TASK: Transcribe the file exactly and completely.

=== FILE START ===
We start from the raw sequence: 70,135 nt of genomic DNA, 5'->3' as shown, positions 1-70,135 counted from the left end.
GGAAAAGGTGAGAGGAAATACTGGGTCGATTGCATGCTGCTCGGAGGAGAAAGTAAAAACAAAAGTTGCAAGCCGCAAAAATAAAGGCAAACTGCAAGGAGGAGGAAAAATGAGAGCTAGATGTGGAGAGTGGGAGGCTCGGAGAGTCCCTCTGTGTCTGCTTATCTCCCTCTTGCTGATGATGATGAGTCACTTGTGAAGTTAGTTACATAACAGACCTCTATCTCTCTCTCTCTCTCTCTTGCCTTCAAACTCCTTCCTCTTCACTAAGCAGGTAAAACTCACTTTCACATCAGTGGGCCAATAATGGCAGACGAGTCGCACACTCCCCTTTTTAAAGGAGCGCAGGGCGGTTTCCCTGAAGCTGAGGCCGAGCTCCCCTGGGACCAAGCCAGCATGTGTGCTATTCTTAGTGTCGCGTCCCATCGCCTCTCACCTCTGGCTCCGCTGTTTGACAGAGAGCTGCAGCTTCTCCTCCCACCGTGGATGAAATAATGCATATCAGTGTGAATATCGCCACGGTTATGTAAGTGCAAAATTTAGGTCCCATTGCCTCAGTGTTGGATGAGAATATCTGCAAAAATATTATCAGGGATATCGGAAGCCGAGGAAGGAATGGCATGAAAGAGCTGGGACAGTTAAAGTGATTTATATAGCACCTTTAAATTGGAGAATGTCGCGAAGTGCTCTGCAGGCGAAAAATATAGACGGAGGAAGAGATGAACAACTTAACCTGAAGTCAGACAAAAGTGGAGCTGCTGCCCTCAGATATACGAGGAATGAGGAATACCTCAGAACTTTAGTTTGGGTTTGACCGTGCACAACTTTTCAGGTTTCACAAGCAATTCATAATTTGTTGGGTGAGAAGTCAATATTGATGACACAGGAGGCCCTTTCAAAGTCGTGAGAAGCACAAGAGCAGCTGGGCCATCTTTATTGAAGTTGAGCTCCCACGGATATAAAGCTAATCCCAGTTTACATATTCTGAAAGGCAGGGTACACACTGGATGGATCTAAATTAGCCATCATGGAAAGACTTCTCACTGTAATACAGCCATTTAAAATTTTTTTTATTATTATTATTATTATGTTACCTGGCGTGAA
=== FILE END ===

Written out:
We start from the raw sequence: 70,135 nt of genomic DNA, 5'->3' as shown, positions 1-70,135 counted from the left end.
GGAAAAGGTGAGAGGAAATACTGGGTCGATTGCATGCTGCTCGGAGGAGAAAGTAAAAACAAAAGTTGCAAGCCGCAAAAATAAAGGCAAACTGCAAGGAGGAGGAAAAATGAGAGCTAGATGTGGAGAGTGGGAGGCTCGGAGAGTCCCTCTGTGTCTGCTTATCTCCCTCTTGCTGATGATGATGAGTCACTTGTGAAGTTAGTTACATAACAGACCTCTATCTCTCTCTCTCTCTCTCTTGCCTTCAAACTCCTTCCTCTTCACTAAGCAGGTAAAACTCACTTTCACATCAGTGGGCCAATAATGGCAGACGAGTCGCACACTCCCCTTTTTAAAGGAGCGCAGGGCGGTTTCCCTGAAGCTGAGGCCGAGCTCCCCTGGGACCAAGCCAGCATGTGTGCTATTCTTAGTGTCGCGTCCCATCGCCTCTCACCTCTGGCTCCGCTGTTTGACAGAGAGCTGCAGCTTCTCCTCCCACCGTGGATGAAATAATGCATATCAGTGTGAATATCGCCACGGTTATGTAAGTGCAAAATTTAGGTCCCATTGCCTCAGTGTTGGATGAGAATATCTGCAAAAATATTATCAGGGATATCGGAAGCCGAGGAAGGAATGGCATGAAAGAGCTGGGACAGTTAAAGTGATTTATATAGCACCTTTAAATTGGAGAATGTCGCGAAGTGCTCTGCAGGCGAAAAATATAGACGGAGGAAGAGATGAACAACTTAACCTGAAGTCAGACAAAAGTGGAGCTGCTGCCCTCAGATATACGAGGAATGAGGAATACCTCAGAACTTTAGTTTGGGTTTGACCGTGCACAACTTTTCAGGTTTCACAAGCAATTCATAATTTGTTGGGTGAGAAGTCAATATTGATGACACAGGAGGCCCTTTCAAAGTCGTGAGAAGCACAAGAGCAGCTGGGCCATCTTTATTGAAGTTGAGCTCCCACGGATATAAAGCTAATCCCAGTTTACATATTCTGAAAGGCAGGGTACACACTGGATGGATCTAAATTAGCCATCATGGAAAGACTTCTCACTGTAATACAGCCATTTAAAATTTTTTTTATTATTATTATTATTATGTTACCTGGCGTGAA